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The Crookes – Live

23 May


The Hope: Monday, April 28 2014

If gold-selling albums were dished out for hard graft and persistence then Sheffield’s The Crookes would have three of them.

As it is, and touring on the back of third LP Soapbox, the Fierce Panda-signed foursome have never branched out of the smaller venues. 

And while it might not fill their wallets, it suits their style down to the ground.

While this set showed they have progressed from the floppy fringed jangly pop poets of a few years ago to a more polished and powerful outfit, their outsider tales are still of love, loss and hope.

Thankfully such romanticism doesn’t belong in stadiums, but in charm-laden rough-around-the-edges boozers.

Despite playing in front of no more than 40 people, they couldn’t be faulted for enthusiasm – especially frontman George Waite as he bounded around, head shaking increasingly frantically and sweating buckets as they rattled through their back catalogue, with particular highlights the full on stomp of We Are Magicians, the brooding clatter of newbie Before the Night Falls and The Housemartins-esque pop perfection of Backstreet Lovers.

The Crookes’ dedication to their craft deserves far more attention, but as Waite sings on Chorus of Fools: “There’s still time, let us raise our glasses and drain our cheap wine.”

Cheers to that.


The Wytches – Live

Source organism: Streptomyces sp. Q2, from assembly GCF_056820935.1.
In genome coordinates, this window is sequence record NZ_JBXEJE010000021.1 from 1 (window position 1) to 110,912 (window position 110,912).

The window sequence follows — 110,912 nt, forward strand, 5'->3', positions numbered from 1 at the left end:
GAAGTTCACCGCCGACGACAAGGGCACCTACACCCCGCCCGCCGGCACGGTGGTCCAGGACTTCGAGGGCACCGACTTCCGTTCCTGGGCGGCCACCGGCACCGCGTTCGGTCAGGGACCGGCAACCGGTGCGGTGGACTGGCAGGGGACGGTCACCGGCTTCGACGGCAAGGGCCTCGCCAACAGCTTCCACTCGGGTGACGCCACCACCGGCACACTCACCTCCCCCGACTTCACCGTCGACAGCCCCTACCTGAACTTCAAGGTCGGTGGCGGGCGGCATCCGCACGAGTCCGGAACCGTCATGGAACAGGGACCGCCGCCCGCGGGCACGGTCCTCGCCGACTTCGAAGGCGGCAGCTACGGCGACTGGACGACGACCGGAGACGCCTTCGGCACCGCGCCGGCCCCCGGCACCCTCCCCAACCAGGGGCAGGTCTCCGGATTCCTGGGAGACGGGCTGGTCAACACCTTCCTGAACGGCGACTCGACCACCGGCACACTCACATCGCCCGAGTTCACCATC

13 Aug


Green Door Store: Thursday, August 8, 2013.

For 40 minutes tonight The Wytches frontman Kristian Bell screamed, screeched and occasionally sang with scant regard for the long-term well-being of his vocal cords. He’s either a reckless hardnut or routinely fills up his rider with packets of Lockets and vats of honey to make amends. Whichever, it was a thrilling spectacle.

With his bandmates providing an accompanying cacophony of dark, psychedelic slabs of rhythm to boot, it’s no shock that the Brighton-based, Peterborough-raised three-piece are enjoying a well-earned dose of media hype. As soon as the distorted bass of the opening instrumental morphed into an almighty wall of noise – with the three of them seemingly in worlds of their own, yet moving in perfect unison – it was blindingly obvious they weren’t as much up for this as already halfway there.

For the remainder of the set, those crammed into the venue were subjected to a full frontal sonic attack. At times it was like the rabid offspring of Future of the Left letting loose in the midst of a particularly bad acid trip, at others their brooding hooks and masterful melodies – seemingly more prominent than at their much talked about Great Escape outings earlier in the year – scythed through your skull with unnerving precision.

The Wytches really do concoct a potent brew. It’s surely only a matter of time before an even wider audience comes under their spell.

Brighton Fringe Review – Joe Wells: Night of the Living Tories

3 Jun


Caroline of Brunswick: Friday, March 24, 2013

He doesn’t mind being called pudgy and he’ll tolerate being classed as well- spoken; just don’t tell him he looks like a Tory boy.

It’s fair to say Joe Well’s visceral hatred of the Conservative Party is as strong as his aversion to dropping his aitches or hitting the cross trainer.

In the debut outing for his Night of the Living the Tories show, Well’s showed why he is one the finest young political comics doing the rounds; he’s bold, cutting and, at times, ruthless.

At his peak he was unstoppable, especially when it came to race. He turned Bernard Manning jokes on their head – cleverly swapping the butt of them from black people to Conservatives – while later brilliantly belittling the ‘The ain’t no black in the Union Jack’ chant so favoured by the BNP and EDL.

The set wasn’t without fault though, not least because Wells had a tendency to resort to simplistic attacks on individuals – Michael Gove and Nick Clegg in particular – that have often been heard before.